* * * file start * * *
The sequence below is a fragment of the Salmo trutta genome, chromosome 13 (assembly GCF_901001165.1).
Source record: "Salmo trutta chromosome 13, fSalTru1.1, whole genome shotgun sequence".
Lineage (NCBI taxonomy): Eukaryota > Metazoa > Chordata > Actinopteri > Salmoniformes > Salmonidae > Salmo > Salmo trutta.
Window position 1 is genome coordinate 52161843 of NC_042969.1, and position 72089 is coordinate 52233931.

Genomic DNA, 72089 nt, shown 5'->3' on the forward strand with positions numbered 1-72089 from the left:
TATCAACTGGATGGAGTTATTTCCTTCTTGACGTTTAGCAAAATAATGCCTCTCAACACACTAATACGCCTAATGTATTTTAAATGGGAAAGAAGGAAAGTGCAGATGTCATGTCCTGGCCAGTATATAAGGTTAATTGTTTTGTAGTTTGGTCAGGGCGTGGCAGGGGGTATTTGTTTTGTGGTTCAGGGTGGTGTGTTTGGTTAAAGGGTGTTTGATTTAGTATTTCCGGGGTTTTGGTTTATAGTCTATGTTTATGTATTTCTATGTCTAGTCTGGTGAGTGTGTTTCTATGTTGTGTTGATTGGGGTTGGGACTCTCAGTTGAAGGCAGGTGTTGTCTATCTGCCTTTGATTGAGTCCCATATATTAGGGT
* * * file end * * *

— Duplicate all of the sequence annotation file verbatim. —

The sequence below is a fragment of the Salmo trutta genome, chromosome 13 (assembly GCF_901001165.1).
Source record: "Salmo trutta chromosome 13, fSalTru1.1, whole genome shotgun sequence".
Lineage (NCBI taxonomy): Eukaryota > Metazoa > Chordata > Actinopteri > Salmoniformes > Salmonidae > Salmo > Salmo trutta.
Window position 1 is genome coordinate 52161843 of NC_042969.1, and position 72089 is coordinate 52233931.

Genomic DNA, 72089 nt, shown 5'->3' on the forward strand with positions numbered 1-72089 from the left:
TATCAACTGGATGGAGTTATTTCCTTCTTGACGTTTAGCAAAATAATGCCTCTCAACACACTAATACGCCTAATGTATTTTAAATGGGAAAGAAGGAAAGTGCAGATGTCATGTCCTGGCCAGTATATAAGGTTAATTGTTTTGTAGTTTGGTCAGGGCGTGGCAGGGGGTATTTGTTTTGTGGTTCAGGGTGGTGTGTTTGGTTAAAGGGTGTTTGATTTAGTATTTCCGGGGTTTTGGTTTATAGTCTATGTTTATGTATTTCTATGTCTAGTCTGGTGAGTGTGTTTCTATGTTGTGTTGATTGGGGTTGGGACTCTCAGTTGAAGGCAGGTGTTGTCTATCTGCCTTTGATTGAGTCCCATATATTAGGGT